Making a cotton Gin – by Nev Sweeney

The story of how I grow and spin my own cotton is still continuing, this years crop looks like it will be a big one (relatively – how much can you expect from three or four plants?). I still spin the cotton direct from the boll and have not gotten around to building a cotton gin based on Ely Whitney’s model, but I have found that spinning from the boll still inevitably leaves some cotton adhering to the seeds. I don’t want to waste any of my home grown organic cotton, so I just stored them away to await further processing.

On one of my expeditions on the net, I cam across a photo of a cheap and easily constructed cotton gin of a novel design – there was only this one photo from one angle, with very little detail, so I had to work out the construction details myself. The gin is based on a wire mesh tacked to a frame with a backing board, then a “flicker” is used to draw the cotton though the mesh, leaving the seeds on the other side.

One bit of detail in the source was that the wire mesh was ¼” squares (about 6mm). I found this a bit of fun to get hold of. The local Bunnings had a roll a metre wide by about 30 metres long for well over $100, this was a tad more than I intended to spend so after I got up off the floor I continued searching. A hardware local to where I work had some gutter mesh which was 190mm wide and a few metres long – enough to make 20 of the things – anyway an investment of $11.00 or so didn’t seem to much to pay.

To make the top frame I used 19mm x 42mm DAR maple ( a bit more expensive than pine but less prone to twist), the width of the wire mesh set the limit of the width of the gin to 237mm (to the outside edge of frame) and for no good reason I set the length at 380mm. Having cut the timber to length I then used by small band saw (you could use a hand  tenon saw just a s well) to cut a half lap joint at each corner. The corners were secured by two 15mm wood screws, holes pre drilled and countersunk. I then just put a tack in each corner and one in the middle of the long side to secure the mesh to the frame, this size frame allowed for 2-3 meshes overlap for securing the mesh. Note – make sure the long wires on the mesh face the top, so you can pull the flicker along the long axis of the gin.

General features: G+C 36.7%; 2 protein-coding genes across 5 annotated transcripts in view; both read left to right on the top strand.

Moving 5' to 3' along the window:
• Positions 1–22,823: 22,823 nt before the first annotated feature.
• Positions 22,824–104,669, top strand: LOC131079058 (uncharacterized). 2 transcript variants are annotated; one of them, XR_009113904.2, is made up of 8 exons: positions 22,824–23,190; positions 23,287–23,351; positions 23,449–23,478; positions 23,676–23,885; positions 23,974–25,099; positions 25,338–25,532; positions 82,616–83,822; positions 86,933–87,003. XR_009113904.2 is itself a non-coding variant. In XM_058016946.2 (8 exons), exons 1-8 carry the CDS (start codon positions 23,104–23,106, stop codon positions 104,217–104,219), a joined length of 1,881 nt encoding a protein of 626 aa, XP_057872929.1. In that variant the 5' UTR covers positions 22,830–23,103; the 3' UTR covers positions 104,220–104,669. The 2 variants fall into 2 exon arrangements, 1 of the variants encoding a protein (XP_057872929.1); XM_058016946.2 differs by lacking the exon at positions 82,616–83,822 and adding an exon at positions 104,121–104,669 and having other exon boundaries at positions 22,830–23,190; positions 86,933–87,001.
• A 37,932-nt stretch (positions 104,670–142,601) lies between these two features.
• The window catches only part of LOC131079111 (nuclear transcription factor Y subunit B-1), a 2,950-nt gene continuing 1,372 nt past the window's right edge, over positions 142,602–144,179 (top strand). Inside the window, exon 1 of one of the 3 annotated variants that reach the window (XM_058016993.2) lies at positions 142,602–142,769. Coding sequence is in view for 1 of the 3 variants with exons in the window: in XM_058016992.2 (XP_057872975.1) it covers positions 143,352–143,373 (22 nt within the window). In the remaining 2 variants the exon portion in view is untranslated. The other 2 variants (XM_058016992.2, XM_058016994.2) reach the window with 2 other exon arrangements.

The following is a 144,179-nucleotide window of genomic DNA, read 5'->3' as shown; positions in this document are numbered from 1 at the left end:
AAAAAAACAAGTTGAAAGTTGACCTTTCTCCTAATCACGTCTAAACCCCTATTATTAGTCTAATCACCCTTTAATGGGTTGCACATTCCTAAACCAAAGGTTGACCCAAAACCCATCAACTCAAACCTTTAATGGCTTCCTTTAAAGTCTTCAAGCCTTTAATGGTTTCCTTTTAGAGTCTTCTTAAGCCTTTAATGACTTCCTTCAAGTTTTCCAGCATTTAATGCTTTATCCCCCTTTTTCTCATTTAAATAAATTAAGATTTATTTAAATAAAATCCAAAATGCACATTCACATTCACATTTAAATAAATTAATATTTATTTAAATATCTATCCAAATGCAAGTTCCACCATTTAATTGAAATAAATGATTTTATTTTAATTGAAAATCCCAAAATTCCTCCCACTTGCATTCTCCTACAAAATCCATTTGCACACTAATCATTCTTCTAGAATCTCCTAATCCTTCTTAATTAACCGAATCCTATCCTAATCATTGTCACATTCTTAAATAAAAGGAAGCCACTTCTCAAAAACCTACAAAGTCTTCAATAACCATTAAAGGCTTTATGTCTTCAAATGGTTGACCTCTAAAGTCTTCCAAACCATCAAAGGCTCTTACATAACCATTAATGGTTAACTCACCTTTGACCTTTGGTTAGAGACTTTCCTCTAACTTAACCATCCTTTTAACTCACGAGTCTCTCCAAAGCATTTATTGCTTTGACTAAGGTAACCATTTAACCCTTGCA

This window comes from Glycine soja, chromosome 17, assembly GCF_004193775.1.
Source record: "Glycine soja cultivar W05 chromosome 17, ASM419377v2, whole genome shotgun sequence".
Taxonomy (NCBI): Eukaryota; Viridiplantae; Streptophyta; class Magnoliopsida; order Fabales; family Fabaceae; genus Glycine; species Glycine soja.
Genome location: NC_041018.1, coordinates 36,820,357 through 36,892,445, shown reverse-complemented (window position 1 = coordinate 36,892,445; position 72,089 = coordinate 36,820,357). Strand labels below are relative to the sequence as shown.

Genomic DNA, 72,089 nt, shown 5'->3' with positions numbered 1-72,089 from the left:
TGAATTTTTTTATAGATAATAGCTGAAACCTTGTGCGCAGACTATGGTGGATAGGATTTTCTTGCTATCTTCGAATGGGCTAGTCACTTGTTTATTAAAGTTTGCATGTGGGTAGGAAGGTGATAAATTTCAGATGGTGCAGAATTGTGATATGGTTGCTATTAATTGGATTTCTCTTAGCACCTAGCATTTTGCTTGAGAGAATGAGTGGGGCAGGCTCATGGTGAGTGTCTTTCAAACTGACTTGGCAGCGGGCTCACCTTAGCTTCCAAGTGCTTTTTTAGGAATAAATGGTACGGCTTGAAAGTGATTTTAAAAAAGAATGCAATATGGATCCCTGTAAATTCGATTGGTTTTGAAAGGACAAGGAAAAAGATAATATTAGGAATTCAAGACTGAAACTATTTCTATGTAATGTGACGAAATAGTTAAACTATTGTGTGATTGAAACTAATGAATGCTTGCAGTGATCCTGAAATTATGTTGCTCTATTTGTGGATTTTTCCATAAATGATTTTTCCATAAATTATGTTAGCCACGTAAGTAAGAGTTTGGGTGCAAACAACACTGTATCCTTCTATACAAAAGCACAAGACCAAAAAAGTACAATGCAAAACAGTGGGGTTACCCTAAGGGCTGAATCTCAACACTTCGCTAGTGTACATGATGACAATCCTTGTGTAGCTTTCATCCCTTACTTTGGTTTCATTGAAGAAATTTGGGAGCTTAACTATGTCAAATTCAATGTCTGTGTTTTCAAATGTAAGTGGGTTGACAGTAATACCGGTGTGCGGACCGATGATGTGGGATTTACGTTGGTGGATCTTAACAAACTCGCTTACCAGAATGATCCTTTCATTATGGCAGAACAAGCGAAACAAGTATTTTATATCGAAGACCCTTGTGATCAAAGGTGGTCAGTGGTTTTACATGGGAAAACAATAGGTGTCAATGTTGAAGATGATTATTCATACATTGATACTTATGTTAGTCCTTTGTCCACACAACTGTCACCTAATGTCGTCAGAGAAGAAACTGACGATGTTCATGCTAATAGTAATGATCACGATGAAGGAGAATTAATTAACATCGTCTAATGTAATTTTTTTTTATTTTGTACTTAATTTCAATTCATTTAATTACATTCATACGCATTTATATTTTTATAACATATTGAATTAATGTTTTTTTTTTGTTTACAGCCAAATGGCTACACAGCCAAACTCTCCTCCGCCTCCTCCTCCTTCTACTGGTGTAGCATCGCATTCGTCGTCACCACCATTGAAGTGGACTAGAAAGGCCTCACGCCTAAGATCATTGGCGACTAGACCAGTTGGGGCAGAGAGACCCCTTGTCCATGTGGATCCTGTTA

To make the base I placed the top frame over some 9mm thick 5 ply, drew around it and then cut it out with a hand saw. After a bit of a trial I found that there needed to be some clearance between the mesh and the back so I screwed some 10mm (anywhere between 6 & 10mm would probably be OK) off cuts the same width as the top frame to the back board, applied two hinges and viola! A cotton gin!

I had to buy a flicker from Viginia Farm Wool works which cost me less than $12, to pull the cotton through. If you made the gin wider you might be able to use a wool card if you already had one, but that pre supposes you could get wider mesh.

And the damn thing actually works! You pull the flicker first one way then the other across the top of the gin and, hey presto! The fibres are pulled through, getting caught by the wires of the flicker and the seeds (most of ‘em anyway) stay on the other side.

If you had 400,000 acres of cotton to process, this would get awfully tedious but for small amounts of home grown cotton, or to use it as I do to reclaim otherwise waste cotton, it is well worth the effort to make.

4 Comments on Making a cotton Gin – by Nev Sweeney

  1. I would love to see plans and pics! I am attempting this myself and have found close to nothing online. Your site has motivated me to grow cotton, and seeds are on the way! Thanks!

    Minneapolis, MN

  2. Here is another idea for ginning. Use a hand powered pasta maker. Cut a piece of denim (old jeans)about the width of the rollers in the pasta maker and about 6-9″ long. Place the cotton, seeds and all, spread out on the denim and slowly feed the denim into the rollers as you are cranking. Amazingly, the seeds remain behind the rollers and the cotton goes on through, staying on the denim. Then simply remove the cotton from the denim and start your pile of fluff. The seeds are all in a group and easily picked up. The denim will stretch out after a bit and so needs to be replaced. You will know when by the way the cotton slides, etc.
    I am a member of a weaving guild here in Washington state, USA. Some of our members have been growing cottong for the last 3 years. We have the green variety. It is a moss green until finished in hot water; at that time it becomes a darker green and is colorfast. I grew mine for the first time last year. Started it too late, so had to pick the bolls and bring them into the house to dry before they opened. I had to score them and set them in a pan on the warming shelf of my stove. Soon they dried and popped open. (I said my cotton was delivered by Cesarien section.)It was white in color (or lack of) and was told that was because it was not mature. Don’t know about that part.
    Anyway, I am planting my new crop today, 10 green seeds, so wish my luck.
    If you would like, I could put you in touch with the person in our guild who has grown, ginned, spun, wove and knitted with this wonderful fiber.

  3. Thanks for the article. Gives me great inspiration for the next phase in my search for self-sufficiency. I would like though to come in contact with Dee Mucha who replied before me, is that possible?

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